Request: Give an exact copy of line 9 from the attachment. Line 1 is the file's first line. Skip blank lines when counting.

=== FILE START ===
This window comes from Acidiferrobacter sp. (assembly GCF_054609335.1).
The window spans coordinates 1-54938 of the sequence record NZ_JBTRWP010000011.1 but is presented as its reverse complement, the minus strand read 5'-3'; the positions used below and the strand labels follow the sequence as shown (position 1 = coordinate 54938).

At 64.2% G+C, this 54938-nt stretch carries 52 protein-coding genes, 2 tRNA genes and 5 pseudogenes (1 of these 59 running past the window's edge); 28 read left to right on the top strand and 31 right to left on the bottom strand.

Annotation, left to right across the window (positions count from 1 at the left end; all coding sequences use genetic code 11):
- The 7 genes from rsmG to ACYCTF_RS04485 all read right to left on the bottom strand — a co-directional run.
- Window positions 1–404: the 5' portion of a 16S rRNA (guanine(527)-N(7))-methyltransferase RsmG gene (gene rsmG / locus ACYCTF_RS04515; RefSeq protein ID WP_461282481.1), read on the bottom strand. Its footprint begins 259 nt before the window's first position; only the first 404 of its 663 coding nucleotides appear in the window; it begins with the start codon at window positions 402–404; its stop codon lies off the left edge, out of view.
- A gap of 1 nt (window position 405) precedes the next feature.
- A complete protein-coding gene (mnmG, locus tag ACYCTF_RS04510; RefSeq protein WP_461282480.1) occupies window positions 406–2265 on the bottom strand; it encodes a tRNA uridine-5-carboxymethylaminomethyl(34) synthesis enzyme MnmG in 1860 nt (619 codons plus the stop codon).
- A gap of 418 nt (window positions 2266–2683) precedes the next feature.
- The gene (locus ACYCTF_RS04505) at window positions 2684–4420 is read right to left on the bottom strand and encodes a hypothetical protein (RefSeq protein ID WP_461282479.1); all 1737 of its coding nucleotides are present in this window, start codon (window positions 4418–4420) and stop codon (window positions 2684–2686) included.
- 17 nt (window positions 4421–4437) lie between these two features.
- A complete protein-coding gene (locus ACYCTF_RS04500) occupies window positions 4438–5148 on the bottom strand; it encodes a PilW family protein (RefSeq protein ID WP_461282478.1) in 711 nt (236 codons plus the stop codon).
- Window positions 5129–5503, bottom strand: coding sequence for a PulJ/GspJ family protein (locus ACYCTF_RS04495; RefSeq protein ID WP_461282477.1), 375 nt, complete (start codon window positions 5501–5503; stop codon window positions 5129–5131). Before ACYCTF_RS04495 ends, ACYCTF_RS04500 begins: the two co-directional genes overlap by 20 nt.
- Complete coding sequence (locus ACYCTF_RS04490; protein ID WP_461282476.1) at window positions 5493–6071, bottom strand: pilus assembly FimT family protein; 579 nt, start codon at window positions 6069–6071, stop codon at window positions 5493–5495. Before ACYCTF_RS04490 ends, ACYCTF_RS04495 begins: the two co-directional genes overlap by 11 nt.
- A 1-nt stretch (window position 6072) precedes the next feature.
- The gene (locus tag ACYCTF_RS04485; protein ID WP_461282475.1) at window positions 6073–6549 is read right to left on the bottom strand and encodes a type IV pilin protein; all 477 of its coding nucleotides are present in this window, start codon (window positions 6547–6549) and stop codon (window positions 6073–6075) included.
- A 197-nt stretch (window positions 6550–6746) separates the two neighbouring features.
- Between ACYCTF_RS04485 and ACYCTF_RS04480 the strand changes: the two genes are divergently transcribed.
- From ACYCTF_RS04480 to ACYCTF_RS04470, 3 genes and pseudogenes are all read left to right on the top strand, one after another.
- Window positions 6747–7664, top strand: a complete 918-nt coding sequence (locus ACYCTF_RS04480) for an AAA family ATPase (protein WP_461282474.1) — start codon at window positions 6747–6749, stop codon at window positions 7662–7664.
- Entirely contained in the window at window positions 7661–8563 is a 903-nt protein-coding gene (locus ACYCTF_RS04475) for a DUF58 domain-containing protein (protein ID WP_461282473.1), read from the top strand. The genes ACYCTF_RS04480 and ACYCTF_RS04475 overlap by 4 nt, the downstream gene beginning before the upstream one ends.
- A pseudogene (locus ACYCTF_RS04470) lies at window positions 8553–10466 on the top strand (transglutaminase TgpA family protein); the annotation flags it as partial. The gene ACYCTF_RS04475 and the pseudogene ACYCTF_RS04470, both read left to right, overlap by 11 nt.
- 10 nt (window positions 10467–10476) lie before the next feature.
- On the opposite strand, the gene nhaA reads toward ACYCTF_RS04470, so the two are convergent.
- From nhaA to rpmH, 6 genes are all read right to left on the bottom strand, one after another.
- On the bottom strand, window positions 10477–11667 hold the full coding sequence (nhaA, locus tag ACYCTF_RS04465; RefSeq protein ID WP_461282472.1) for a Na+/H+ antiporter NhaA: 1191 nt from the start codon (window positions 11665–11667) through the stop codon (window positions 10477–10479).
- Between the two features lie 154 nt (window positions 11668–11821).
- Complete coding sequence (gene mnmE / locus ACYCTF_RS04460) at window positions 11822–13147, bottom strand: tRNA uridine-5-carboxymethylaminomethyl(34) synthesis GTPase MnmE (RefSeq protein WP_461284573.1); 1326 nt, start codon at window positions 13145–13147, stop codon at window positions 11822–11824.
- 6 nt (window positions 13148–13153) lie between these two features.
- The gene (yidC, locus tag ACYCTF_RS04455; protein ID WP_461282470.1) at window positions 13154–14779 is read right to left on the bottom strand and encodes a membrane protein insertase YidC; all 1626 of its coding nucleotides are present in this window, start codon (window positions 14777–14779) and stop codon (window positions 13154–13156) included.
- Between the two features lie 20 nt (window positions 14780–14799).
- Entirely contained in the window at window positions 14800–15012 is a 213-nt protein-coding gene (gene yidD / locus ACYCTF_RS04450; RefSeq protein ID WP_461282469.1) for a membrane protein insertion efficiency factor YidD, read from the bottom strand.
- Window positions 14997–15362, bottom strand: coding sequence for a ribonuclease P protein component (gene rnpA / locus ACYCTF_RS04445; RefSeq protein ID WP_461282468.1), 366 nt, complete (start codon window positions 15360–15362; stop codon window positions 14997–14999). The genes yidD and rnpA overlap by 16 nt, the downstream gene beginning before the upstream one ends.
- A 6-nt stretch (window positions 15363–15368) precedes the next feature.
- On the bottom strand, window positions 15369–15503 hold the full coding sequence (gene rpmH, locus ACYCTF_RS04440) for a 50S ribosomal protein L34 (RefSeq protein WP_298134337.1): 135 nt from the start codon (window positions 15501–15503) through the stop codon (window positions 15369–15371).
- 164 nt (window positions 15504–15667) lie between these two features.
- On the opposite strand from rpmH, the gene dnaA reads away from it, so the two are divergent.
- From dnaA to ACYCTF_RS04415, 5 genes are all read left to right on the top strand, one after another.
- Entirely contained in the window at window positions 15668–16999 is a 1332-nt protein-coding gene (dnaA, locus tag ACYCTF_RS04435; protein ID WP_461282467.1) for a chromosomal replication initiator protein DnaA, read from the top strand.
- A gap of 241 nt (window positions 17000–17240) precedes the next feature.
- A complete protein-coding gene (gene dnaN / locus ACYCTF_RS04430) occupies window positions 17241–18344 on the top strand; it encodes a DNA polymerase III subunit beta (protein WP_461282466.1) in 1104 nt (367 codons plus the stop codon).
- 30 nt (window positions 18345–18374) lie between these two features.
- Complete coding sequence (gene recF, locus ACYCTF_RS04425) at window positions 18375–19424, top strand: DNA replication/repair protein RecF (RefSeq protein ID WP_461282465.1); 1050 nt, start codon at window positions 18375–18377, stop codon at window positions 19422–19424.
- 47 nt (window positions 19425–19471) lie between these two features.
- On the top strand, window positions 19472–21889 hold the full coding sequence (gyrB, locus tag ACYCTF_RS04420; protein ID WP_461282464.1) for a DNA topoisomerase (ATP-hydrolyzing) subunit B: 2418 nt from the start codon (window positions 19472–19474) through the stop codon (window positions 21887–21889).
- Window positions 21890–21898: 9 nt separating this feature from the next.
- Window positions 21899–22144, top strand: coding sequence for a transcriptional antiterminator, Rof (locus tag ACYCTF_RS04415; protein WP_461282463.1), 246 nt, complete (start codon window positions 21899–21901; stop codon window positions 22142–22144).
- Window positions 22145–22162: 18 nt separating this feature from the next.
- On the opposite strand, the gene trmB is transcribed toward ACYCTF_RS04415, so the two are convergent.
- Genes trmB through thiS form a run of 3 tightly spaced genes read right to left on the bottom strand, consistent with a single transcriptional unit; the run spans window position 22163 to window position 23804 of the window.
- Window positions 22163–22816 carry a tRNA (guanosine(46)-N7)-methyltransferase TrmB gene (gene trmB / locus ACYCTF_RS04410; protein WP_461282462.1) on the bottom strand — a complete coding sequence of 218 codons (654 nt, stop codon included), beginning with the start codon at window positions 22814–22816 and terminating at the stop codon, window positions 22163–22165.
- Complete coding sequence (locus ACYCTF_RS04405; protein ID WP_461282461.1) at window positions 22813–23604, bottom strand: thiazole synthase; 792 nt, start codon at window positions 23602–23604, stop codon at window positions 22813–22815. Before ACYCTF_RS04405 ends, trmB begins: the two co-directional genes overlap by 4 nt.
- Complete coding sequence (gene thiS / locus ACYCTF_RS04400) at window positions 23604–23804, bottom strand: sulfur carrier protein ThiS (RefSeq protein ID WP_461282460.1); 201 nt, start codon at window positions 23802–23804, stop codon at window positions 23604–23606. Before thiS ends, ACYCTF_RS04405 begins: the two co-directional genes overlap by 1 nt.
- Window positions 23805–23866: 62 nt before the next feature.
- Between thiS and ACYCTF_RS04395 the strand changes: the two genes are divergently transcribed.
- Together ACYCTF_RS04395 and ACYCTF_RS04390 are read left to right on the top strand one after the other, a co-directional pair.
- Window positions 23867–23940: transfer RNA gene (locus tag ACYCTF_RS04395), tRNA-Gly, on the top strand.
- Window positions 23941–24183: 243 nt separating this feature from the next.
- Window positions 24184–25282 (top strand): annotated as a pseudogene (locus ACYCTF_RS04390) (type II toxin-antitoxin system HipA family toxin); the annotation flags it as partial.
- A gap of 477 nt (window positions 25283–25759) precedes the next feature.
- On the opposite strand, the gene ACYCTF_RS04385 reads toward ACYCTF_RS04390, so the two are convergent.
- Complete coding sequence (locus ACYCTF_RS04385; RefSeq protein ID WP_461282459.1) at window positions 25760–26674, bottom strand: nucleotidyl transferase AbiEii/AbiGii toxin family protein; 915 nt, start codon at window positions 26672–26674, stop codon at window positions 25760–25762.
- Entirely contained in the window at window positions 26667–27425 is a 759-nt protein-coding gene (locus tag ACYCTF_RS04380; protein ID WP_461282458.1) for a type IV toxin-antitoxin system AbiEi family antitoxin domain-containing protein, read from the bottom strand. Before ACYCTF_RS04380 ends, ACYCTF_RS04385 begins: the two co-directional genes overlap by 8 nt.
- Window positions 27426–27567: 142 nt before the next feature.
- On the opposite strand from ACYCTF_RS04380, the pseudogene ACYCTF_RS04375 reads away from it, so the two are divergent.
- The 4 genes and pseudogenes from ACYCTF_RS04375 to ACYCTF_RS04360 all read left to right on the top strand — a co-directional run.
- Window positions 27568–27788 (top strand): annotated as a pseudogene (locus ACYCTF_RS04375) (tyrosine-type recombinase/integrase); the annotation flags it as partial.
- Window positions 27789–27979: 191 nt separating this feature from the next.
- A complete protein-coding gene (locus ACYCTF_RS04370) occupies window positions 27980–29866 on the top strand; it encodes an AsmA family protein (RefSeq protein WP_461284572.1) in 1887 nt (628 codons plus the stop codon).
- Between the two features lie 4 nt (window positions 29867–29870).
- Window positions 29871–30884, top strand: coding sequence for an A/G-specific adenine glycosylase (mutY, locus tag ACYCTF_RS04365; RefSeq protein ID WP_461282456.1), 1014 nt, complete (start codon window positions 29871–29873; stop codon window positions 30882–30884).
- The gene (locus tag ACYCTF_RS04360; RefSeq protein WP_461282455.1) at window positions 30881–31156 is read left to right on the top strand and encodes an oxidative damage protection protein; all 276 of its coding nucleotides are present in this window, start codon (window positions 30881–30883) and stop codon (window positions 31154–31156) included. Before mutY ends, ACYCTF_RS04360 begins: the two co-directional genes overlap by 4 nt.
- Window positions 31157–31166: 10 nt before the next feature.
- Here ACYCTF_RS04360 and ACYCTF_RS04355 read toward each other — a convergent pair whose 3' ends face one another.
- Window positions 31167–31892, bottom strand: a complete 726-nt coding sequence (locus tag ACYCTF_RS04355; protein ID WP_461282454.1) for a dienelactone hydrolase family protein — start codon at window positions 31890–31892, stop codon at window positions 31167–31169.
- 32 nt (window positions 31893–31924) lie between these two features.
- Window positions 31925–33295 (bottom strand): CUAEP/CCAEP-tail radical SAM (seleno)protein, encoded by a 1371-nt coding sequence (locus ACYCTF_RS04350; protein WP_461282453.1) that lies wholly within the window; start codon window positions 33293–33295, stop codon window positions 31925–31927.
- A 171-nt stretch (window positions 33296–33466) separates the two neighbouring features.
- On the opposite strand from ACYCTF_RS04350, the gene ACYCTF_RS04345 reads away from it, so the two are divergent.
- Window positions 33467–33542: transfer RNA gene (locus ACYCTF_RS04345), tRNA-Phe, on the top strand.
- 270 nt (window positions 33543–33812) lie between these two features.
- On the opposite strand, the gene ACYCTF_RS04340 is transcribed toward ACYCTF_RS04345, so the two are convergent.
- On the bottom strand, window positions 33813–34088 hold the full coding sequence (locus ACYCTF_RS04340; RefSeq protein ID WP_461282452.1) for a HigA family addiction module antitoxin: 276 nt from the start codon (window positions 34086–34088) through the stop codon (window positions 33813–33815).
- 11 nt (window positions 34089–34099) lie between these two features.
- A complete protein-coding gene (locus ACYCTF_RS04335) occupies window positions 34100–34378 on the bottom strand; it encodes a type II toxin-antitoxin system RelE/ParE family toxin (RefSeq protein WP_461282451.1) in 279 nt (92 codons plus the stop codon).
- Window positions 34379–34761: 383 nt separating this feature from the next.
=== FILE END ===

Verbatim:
- A gap of 418 nt (window positions 2266–2683) precedes the next feature.